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27 Apr

Productivity according to a Spartan

Datum: 2014-04-27 09:22

Crawl­ing in mud with barbed wire close above. Climb­ing a greased 12-foot wall.

I sup­pose these are not your every­day obsta­cles or chal­lenges at work. They are def­i­nite­ly not mine. Or, maybe they are — at least metaphorically?

Spar­tan up!

In 2004, Joe De Sena co-found­ed the Spar­tan Race series — obsta­cle races that in a mere decade have become a glob­al phe­nom­e­non. In his new book Spar­tan Up! — A take-no-pris­on­ers guide to over­com­ing obsta­cles and achiev­ing peak per­for­mance in life” that is due to come out in mid-May, he shares his expe­ri­ences from a life of entre­pre­neur­ial efforts and accom­plish­ments (he start­ed his first busi­ness at age eight) and gives us his best tips on how to suc­ceed in reach­ing our goals, what­ev­er they are.

Spar­tan Up – DNA Pro­mo from Spar­tan­Race on Vimeo.

Using a typ­i­cal Spar­tan Race as a metaphor, De Sena walks us through typ­i­cal obsta­cles that we often face as we strive to achieve some­thing. We have lim­it­ing assump­tions of what we are capa­ble of, we tend to for­get that more stuff are not sat­is­fac­to­ry in the long run and we some­times lack discipline.

Wire, mud and grease

Hav­ing giv­en it some thought, I do crawl under barbed wire some­times at work. There are days and even weeks when I feel that every­thing is hard, things get done as slow­ly as molasses in Jan­u­ary, I receive more no:s than yes:s and I spend my days actu­al­ly quite angst-rid­den. Just as if I was crawl­ing in mud and could not just stand up straight and give up, because above, there is barbed wire, all I can do (and would want to have done) is to con­tin­ue. And, con­tin­ue, because soon enough the wire as well as the mud ends.

Some­times, I have some­thing to do that I have not done before and I fail and fail again, just as if I tried to climb a greased 12-foot wall. I might feel like giv­ing up (and do the equiv­a­lent of the Spar­tan Race stan­dard pun­ish­ment of 30 burpees), but the best I can do is to try again and again, because every fail­ure is a new expe­ri­ence. Over time, I will find a way to get past this obstacle.

Joe’s take on our obstacles

I won­der what an obsta­cle rac­er (and an entre­pre­neur) does when he encoun­ters all those obsta­cles and dis­trac­tions that each and every­one of us face from time to time. Luck­i­ly, I had the oppor­tu­ni­ty to pose a few ques­tions to Joe De Sena:

David (D): Con­grat­u­la­tions on your new book, Joe! Your entre­pre­neur­ial jour­ney sounds very excit­ing and I look for­ward to read­ing about your expe­ri­ences. I won­der, on an aver­age work day, what could occur for you that might be described as the equiv­a­lent of a greased, 12-foot wall to climb and how do you apply your knowl­edge from obsta­cle rac­ing to tack­le that par­tic­u­lar problem?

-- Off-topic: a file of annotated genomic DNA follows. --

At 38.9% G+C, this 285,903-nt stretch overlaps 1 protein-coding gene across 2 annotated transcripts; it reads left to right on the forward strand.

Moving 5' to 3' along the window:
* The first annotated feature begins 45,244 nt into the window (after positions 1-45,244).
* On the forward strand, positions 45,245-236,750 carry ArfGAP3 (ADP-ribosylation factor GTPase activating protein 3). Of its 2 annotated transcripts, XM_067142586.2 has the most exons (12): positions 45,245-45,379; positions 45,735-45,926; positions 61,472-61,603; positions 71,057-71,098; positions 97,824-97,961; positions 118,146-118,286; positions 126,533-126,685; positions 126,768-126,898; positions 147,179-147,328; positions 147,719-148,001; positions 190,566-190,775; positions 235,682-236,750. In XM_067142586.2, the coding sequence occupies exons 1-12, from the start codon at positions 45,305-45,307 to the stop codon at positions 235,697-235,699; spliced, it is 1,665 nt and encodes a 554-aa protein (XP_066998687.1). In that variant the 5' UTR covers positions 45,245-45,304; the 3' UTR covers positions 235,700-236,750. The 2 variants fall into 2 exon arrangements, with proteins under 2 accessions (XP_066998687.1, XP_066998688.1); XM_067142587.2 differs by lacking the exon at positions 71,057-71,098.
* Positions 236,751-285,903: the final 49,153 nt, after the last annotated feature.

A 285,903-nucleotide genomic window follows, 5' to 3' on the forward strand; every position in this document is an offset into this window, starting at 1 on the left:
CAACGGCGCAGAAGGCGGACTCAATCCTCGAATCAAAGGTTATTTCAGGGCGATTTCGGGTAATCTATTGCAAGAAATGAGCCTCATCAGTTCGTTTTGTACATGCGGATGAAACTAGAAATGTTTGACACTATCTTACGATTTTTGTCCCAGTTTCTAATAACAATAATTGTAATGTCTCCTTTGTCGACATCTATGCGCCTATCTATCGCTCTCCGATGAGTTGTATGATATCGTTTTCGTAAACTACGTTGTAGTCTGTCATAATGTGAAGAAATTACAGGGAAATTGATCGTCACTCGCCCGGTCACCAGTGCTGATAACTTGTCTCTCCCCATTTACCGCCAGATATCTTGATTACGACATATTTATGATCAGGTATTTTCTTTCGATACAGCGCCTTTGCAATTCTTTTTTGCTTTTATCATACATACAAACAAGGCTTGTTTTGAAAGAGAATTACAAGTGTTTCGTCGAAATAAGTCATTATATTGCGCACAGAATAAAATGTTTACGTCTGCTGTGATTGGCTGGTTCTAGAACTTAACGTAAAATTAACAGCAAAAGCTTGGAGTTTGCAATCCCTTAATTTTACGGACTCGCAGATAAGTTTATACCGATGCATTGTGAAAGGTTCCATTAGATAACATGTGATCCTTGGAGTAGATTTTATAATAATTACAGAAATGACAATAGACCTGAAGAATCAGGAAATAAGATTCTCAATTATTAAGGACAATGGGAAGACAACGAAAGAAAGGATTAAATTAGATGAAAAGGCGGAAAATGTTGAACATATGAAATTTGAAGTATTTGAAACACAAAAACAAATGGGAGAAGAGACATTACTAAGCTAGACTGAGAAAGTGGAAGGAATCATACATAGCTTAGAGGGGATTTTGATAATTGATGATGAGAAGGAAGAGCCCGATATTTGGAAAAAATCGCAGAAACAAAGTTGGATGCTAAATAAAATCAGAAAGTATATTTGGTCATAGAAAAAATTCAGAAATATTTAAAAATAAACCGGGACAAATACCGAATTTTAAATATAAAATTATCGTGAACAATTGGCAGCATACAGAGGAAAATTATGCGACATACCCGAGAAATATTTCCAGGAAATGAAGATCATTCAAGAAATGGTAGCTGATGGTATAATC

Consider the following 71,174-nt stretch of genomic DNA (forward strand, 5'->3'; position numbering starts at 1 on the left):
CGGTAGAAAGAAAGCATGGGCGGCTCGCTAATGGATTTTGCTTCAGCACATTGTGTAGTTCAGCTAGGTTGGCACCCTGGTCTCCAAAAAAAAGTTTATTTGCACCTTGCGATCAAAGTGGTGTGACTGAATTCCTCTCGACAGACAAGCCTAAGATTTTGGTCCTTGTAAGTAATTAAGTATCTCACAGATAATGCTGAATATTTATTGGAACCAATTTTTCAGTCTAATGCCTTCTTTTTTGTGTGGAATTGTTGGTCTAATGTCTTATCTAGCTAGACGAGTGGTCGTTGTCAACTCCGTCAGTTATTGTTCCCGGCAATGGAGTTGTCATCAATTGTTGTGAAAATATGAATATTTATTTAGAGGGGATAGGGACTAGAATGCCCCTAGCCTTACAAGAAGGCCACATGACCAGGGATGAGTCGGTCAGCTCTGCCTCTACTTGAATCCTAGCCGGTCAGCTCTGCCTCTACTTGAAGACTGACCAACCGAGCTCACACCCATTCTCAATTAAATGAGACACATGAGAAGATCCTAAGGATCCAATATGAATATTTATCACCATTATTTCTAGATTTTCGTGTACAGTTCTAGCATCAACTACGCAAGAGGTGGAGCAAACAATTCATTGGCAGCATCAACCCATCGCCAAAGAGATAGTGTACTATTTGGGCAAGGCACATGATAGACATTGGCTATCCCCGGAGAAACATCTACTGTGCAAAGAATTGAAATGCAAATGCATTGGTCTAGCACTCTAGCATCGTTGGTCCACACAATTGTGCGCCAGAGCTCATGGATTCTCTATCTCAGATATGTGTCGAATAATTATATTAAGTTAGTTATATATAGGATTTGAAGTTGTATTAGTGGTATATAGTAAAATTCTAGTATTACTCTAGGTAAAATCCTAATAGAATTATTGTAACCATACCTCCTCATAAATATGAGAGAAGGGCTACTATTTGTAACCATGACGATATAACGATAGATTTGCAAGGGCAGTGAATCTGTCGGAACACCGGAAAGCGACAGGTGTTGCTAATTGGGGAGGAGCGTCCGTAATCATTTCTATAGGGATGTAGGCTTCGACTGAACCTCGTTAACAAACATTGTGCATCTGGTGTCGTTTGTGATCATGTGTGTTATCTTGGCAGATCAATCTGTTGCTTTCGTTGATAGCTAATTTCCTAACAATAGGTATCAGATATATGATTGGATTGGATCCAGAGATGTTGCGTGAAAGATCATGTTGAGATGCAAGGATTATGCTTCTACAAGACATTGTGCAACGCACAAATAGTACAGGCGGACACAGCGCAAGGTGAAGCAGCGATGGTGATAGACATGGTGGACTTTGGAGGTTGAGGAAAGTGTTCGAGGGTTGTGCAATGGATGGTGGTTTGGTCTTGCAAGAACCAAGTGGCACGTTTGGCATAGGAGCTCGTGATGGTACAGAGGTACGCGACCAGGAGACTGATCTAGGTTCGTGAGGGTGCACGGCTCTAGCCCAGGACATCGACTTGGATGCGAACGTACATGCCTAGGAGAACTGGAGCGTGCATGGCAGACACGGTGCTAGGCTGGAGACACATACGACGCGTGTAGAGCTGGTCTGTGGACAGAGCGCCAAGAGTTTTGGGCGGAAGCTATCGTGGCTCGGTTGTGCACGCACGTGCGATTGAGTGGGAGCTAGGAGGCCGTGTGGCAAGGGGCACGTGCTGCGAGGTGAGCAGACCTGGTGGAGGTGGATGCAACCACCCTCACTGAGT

Joe (J): Today we had to deal with mov­ing our race date in Korea due to the boat that sunk. It was the right thing to do but sets off lots of challenges.

D: I guess that for many of my read­ers of the Struc­ture Blog, dai­ly (and hourly) dis­trac­tions such as phone calls, email, col­leagues et c are some of the obsta­cles that they need to over­come to stay on track toward their goals. What do you do to be able to work undis­tract­ed and undis­turbed when you need to? What is your best tip?

J: Remem­ber UK row­ers train­ing for the Syd­ney olympics..every deci­sion they made came from the answer: Will it make the boat go faster?”. That is what you need to ask your­self all day every­day if you are try­ing to achieve a goal…everything off track does not fur­ther you to the goal. That is what keeps you motivated.

D: Some­times, I wish my dis­ci­pline was stronger. You write that dis­ci­pline is every­thing”. What could one do to strength­en it? What is you best tip on how to become more disciplined?

J: We have some­thing in all of us called Future mem­o­ry” the body will release drugs into your brain if you have gone through some­thing before and already expe­ri­enced the pos­i­tive outcome…so in oth­er words start­ing the Boston Marathon your body will release a taste of the feel­ing you get post finish…

The body can’t do that with­out first expe­ri­enc­ing the whole spec­trum of com­mit­ment, pain, reward…so the best way to stay to take on experiences..

Thank you, Joe De Sena, for tak­ing the time to talk to us!

Read more about the book Spar­tan Up!” and order your copy now.

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